Jessica Shepherd and her husband, Luke Grant, have grown something of a cult following thanks to their farm-to-table food philosophy and the extraordinary setting of their award-winning restaurant, The Table at De Meye. Here’s what makes them tick, plus some tips on how to introduce more sustainable choices into your own cooking.
If you have a taste for sustainability, you can take a leaf out of Jessica Shepherd’s book. This award-winning young chef and co-owner of The Table at De Meye is a foodie inspiration. Down-to-earth simplicity, mouthwatering and honest country fare and an idyllic boutique-winery setting are the hallmarks of The Table restaurant. Each week Jessica – who, together with Luke, is the creative genius behind this blissful Stellenbosch eatery – selects fresh seasonal ingredients from their abundant veggie garden as well as ethically sourced meats and delicious fare from local farms and producers in the area to transform into that weekend’s lunch menu.
So it doesn’t surprise us at all that Jessica’s favourite Le Creuset cookware includes iconic classics like the Signature Round and Oval cast iron casseroles. ‘They are perfect for cooking one-pot meals! I use them for slow-cooking meat at The Table or pot roasting whole chickens. I’ve even used the round casserole for baking bread. Marseille is a favourite Le Creuset colour, but I would love to add some of the Soleil yellow pieces to my collection, as well as the new Deep Teal – so warm and vibrant!’
It is just this kind of whole-hearted, sunny approach that has earned The Table its cult following as well as multiple accolades including the ‘Eat Out Woolworths Sustainability Award’ and a place on the coveted Eat Out 500 list of South Africa’s 500 top restaurants for the last four years running.
Inspired by The Table’s passion for truly good food, we asked Jess to tell us more. Here is what she had to say…
The defining essence of The Table at De Meye is a table shared with wonderful company, in beautiful and relaxed surroundings, a meal served generously and prepared from locally sourced ingredients.
The menus that I prepare at The Table are simple but delicious. The most important thing for me is to showcase the freshness of the ingredients and to share with guests the providence of their meal. Personal food philosophies include sourcing responsibly, eating with the season and growing some of our own. I was fortunate to grow up in the kitchen, not surrounded by professional chefs but by individuals with a natural love for food and cooking. That’s where I began to appreciate the importance of food in our lives, and where I discovered the joy I get from cooking for others.
I love to work with the ingredients provided by the farms and small producers that we support, and look forward to receiving their weekly availability lists as that is what determines what I will be cooking and putting on the menu that particular week. The way I cook is very much influenced by what is in season at that moment, and I love that I can be creative with the ways in which I bring ingredients together. Having my own garden at the restaurant in which we grow some of our own produce is also incredibly rewarding but has been challenging given the current drought in the Western Cape.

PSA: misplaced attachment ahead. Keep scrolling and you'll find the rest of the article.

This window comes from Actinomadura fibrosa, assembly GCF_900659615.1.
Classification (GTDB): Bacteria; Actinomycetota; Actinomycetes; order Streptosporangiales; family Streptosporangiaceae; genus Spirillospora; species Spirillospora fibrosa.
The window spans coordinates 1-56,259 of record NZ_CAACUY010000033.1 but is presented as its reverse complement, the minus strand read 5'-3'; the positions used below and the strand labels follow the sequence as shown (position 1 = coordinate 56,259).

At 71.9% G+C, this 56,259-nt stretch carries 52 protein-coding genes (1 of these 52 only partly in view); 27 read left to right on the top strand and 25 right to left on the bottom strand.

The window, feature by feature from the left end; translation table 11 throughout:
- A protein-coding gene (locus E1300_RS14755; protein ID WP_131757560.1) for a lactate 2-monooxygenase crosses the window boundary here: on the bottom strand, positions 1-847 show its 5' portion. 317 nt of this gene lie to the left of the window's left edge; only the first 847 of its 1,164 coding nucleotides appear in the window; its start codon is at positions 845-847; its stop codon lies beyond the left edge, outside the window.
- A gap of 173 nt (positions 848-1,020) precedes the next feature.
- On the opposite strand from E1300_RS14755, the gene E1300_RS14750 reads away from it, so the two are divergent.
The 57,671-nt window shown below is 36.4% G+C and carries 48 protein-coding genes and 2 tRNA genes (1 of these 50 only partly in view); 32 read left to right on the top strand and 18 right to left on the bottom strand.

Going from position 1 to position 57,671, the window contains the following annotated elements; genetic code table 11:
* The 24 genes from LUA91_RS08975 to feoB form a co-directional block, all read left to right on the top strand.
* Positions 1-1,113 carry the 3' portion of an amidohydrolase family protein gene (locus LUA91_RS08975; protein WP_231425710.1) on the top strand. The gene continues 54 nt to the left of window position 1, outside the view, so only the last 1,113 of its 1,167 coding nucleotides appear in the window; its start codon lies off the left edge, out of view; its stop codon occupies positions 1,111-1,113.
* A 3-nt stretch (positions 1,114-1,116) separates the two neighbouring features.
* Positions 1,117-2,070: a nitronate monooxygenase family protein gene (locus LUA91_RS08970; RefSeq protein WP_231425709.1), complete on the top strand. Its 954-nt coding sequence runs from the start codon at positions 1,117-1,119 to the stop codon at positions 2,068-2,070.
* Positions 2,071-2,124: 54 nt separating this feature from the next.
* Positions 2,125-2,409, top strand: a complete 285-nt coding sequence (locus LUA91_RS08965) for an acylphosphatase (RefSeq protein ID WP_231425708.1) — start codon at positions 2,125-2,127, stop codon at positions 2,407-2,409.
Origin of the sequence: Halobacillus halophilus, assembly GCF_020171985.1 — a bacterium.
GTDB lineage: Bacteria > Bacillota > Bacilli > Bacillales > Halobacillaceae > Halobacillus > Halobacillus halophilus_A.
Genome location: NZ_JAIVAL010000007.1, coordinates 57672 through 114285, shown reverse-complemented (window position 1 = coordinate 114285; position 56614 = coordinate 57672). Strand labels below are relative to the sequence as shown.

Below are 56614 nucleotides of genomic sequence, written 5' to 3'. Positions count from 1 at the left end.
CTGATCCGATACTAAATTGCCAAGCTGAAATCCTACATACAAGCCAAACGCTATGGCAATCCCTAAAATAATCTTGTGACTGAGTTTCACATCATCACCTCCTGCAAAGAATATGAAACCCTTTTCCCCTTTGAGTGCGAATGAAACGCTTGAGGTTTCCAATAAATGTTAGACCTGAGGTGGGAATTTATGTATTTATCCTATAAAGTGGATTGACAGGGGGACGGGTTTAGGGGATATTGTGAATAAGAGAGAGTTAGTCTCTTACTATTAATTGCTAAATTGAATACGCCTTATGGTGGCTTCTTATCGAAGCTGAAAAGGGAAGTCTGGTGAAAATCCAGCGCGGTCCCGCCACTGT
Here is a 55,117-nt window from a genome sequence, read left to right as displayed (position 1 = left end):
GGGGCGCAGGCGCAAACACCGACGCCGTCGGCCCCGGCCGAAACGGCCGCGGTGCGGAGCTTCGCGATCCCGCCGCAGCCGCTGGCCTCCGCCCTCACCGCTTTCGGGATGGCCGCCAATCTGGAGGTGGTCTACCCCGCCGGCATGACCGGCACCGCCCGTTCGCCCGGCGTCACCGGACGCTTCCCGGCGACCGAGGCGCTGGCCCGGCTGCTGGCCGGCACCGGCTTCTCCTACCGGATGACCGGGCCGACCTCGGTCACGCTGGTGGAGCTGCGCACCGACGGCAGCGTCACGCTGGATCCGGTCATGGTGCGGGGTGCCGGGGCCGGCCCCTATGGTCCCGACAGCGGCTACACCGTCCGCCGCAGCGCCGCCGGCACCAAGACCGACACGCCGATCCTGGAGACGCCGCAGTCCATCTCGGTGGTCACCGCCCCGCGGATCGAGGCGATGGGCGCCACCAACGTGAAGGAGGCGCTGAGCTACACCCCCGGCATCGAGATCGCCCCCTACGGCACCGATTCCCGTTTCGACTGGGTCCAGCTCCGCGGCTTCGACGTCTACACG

Food is so incredibly nostalgic. The taste, smell and sight of food have formed some of my fondest memories, and it is those memories that inspire me. Some of the best compliments I have received are from guests who, having eaten my food, have been reminded of their own childhood. I would like to see more people cooking at home and considering the quality of the ingredients they use – whether they are inspired by the vegetables at a local farmers’ market or supporting an ethical butcher.
Luke (my husband) was the initiator of building a garden at The Table and earmarked the perfect site for it. He played a big role in the design of the garden and introduction of permaculture techniques. We use recycled and natural materials for the construction of our beds, absolutely no pesticides or herbicides are used, and kitchen scraps go towards preparing the compost for the garden. I do most of the planting and decide what will be grown and, ultimately, served on our menu.
I will only serve pasture-raised meat and eggs, as well as fruit and vegetables that are in season. Imported fruit and vegetables are a big no for me.
Taste is the most important, non-negotiable element in cooking, and I believe that this comes from the quality and freshness of the ingredients you use. I value that the vegetables I serve at The Table have been harvested that week and haven’t been sitting in cold storage for a month. This plays a big role in the flavour of a dish. The same applies to meat, eggs and dairy. It is really just about sourcing the best ingredients possible
How to Introduce Sustainable Choices into Your Own Cooking
Here are Jessica’s five top tips:
1. Get to know your local suppliers, either by visiting a local farmers market or discovering an ethical butcher in your area.
2. Source responsibly, such as only eating off the SASSI green list.
3. Eat with the seasons.
4. Grow some of your own, even if it is just fresh herbs.
5. Eat more vegetables.
The Table is open for a three-course set-menu lunch from Thursdays to Sundays. To find out what is on this weekend’s seasonal menu or book a long, lazy lunch at this wonderful farm restaurant, visit The Table at De Meye.
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